How do Londoners and Parisians see their cities after Covid?

How do Londoners and Parisians see their cities after Covid?

London has felt curiously cut off from Paris over the past 18 months. However rarely you did it in practice, the idea of hopping on a train at King’s Cross and having lunch at the brasserie opposite Gare du Nord three hours later offered a reassuring sense of connection.

Fully frictionless travel remains a fantasy for now, but if we cannot easily visit our neighbours, we can at least peek over the garden fence. Research published this week by King’s College London, the University of Paris and Ipsos MORI gave a sense of how Londoners’ and Parisians’ views of their cities have changed over the last two years.

The report is rich in findings that illuminate the similarities and differences between the two cities and between spring 2019 and spring 2021 when the polls were carried out. Here are three highlights.

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Contrary to apocalyptic predictions during the pandemic, neither city has seen a dramatic growth in people wanting to escape. London has seen a very small increase, and Paris no change at all. 43 per cent of Londoners expecting to leave over the next five years may seem like a big number, but recent years have seen 350-400,000 people leaving the city each year – nearly five per cent of the population. The survey does not suggest this is set to accelerate in the short term, though how many people have already moved out remains a mystery, and we do not know whether immigration will bounce back when borders re-open.

Drilling down to a local level, citizens’ satisfaction with their neighbourhoods remained as strong in 2021 as in 2019. We still like the places we live, despite being confined to them for much of the last year. Satisfaction with local public services actually increased as we saw the work done to keep the cities working, and a huge majority in both cities were keen on the “15-minute” city concept popularised by Paris Mayor Anne Hidalgo of having local facilities within easy walking distance. However, Londoners also placed a premium on good transport links – neighbourhoods matter, but so do the connections between them and city centres.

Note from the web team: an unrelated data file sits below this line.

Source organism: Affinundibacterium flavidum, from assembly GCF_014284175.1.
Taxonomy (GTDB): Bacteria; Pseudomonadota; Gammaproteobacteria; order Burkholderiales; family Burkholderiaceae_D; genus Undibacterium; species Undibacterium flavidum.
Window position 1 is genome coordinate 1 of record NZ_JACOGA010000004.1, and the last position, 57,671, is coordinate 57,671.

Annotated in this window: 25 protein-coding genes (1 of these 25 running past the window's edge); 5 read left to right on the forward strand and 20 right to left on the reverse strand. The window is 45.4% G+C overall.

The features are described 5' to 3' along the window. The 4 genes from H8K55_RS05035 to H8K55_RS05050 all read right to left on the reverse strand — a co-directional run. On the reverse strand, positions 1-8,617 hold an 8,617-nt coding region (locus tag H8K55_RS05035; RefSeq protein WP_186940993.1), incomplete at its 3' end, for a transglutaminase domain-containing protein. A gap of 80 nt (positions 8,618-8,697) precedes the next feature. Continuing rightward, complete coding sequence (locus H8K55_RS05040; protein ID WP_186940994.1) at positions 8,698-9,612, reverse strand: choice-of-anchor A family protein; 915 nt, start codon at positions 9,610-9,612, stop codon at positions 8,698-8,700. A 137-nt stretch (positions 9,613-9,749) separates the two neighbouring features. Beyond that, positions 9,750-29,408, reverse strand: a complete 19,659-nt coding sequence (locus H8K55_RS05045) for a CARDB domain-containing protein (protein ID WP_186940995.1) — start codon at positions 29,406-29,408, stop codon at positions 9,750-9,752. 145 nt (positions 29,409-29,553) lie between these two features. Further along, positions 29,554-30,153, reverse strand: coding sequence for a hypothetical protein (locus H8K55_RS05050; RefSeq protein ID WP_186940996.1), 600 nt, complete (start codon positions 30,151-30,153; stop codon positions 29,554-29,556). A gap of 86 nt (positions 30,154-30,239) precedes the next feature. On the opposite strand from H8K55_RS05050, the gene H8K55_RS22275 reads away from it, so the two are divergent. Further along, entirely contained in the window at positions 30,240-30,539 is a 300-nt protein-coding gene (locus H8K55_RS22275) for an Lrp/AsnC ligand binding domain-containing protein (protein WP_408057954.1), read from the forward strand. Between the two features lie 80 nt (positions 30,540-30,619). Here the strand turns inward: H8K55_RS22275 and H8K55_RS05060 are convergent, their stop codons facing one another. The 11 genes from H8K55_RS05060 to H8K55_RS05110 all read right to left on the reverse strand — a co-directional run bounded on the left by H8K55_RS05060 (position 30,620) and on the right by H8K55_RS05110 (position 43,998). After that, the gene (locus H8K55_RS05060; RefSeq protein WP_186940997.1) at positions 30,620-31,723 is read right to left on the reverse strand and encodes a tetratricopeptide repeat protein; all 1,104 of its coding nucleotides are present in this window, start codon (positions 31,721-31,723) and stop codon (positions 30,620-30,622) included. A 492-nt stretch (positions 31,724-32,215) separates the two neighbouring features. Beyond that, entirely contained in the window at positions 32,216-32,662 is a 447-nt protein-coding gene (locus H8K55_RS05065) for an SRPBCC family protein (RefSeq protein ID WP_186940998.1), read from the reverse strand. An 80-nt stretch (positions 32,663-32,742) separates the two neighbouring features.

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Londoners and Parisians have quite different views about which of their fellow residents their respective cities best serve. Londoners are a lot more likely to see their city as a place for business, for careers, and for rich people and young people, while Parisians think their city is more accommodating for families, poorer people and old people. For most groups – particularly families in London and poor people in Paris – the cities were seen as becoming better places to live over the last two years, perhaps reflecting the increased sense of social solidarity during the pandemic. 

Attitudes towards immigration and social cohesion also differed sharply, with Londoners more positive about how people from different backgrounds get on, and about immigration – international or domestic. Both cities are highly diverse, but these findings may show how political debates on diversity and immigration can shape public attitudes, with more focus on a perceived lack of integration in Paris and increasingly positive attitudes towards immigration in the UK since the 2016 Brexit vote.

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Londoners and Parisians shared a sense of urgency about environmental crises, with both groups picking out climate change and air quality as the priority problems. As the chart above shows, there was less consensus about solutions in relation to urban transport. Citizens in both countries were keen to see better facilities for walkers and cyclists and the promotion of alternatives to car use, but “harder” measures, such as restricting access to the city centre or charging more for driving, secured a lot less support (though a little more in London than in Paris). 

We are all familiar with this dissonance – my essential vehicle use is your needless journey – and the experience of Low Traffic Neighbourhoods in London shows the impact it can have on securing consent for change. But the environmental challenges are not going away. Translating genuine concern about the issues in general to an acceptance of the inconvenience and cost of specific actions is one of the big challenges for city leaderships in the coming years.

Read the report in full here.

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Categories: Analysis

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